MLB Rumors: Roy Oswalt Would Bolster Los Angeles Dodgers Staff for Stretch Run

Ian Hanford@Ian_HanfordFeatured ColumnistAugust 29, 2012

TORONTO, CANADA - AUGUST 18:  Roy Oswalt #44 of the Texas Rangers delivers a pitch during MLB game action against the Toronto Blue Jays August 18, 2012 at Rogers Centre in Toronto, Ontario, Canada. (Photo by Brad White/Getty Images)
Brad White/Getty Images

It almost feels like the Los Angeles Dodgers are playing with Monopoly money at this point in the season—and they may not be done with the waiver wires buzzing at full throttle.

According to Los Angeles Times reporter Dylan Hernandez "the Dodgers are looking to add another pitcher before Friday, the deadline by which players must be in an organization to be part of its playoff roster."

As for specifics, Hernandez states that "they have inquired about the Texas Rangers' Roy Oswalt, who is reported to have cleared waivers and can be traded to any team."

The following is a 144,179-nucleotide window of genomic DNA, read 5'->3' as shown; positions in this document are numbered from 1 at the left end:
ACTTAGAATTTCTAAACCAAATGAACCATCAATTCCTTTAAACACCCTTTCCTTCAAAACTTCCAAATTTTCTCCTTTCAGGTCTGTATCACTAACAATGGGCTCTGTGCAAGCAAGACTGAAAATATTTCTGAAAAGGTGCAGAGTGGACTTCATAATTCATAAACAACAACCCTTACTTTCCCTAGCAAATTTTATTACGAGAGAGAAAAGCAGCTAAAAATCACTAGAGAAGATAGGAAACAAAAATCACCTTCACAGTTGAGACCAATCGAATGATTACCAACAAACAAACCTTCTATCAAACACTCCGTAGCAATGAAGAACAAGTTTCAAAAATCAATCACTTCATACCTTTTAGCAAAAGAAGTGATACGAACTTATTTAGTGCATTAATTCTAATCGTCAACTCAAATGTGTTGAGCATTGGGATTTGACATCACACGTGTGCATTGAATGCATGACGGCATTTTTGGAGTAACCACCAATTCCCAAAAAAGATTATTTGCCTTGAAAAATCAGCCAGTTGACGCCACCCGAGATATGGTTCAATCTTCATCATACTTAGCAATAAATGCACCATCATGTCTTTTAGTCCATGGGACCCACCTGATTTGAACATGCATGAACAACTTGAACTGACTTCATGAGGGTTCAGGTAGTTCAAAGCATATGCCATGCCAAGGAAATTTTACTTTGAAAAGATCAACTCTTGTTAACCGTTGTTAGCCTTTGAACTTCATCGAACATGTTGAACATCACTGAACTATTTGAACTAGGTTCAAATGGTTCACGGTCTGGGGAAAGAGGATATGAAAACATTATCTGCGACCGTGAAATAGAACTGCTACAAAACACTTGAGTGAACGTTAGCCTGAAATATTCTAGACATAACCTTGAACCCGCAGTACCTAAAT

Despite his paltry line for the 2012 season, Oswalt would be a solid pickup for the Dodgers' pennant race. His 5.94 ERA in 12 starts with Texas this season is troubling, but, at this point, why not?

Texas would likely give up Oswalt for a ham sandwich. OK not that cheap, but you know what I mean.

A couple of low-level prospects would get the job done. For a team that's already 'all in' on their playoff push, why not add one last piece?

Oswalt's 2012 season is an anomaly compared to the rest of his body of work. In his 12-year career, Oswalt has a 3.27 ERA with a record of 163-95. He's also finished in the top 10 of Cy Young voting six times in his career.

In 11 seasons in the National League, Oswalt's ERA only cleared 4.00 one time (2009). His career NL ERA is 3.21. That should make the Dodgers feel a lot better about his debacle in the Lone Star State.

Oswalt would benefit from leaving Rangers Ballpark in Arlington. It's a bandbox and a hitter's heaven.

The Dodgers could use Oswalt's experience down the stretch. He's only ever thrown in 13 playoff games, but his career postseason ERA is 3.73. He's a competitor, and he wouldn't be a downgrade at this point.

With Chad Billingsley's recent trip to the disabled list, and Josh Beckett's questionable ability at this point, the Dodgers have no reason not to give him a try.

He will cost next to nothing, and the Dodgers have already shown that spending isn't an issue.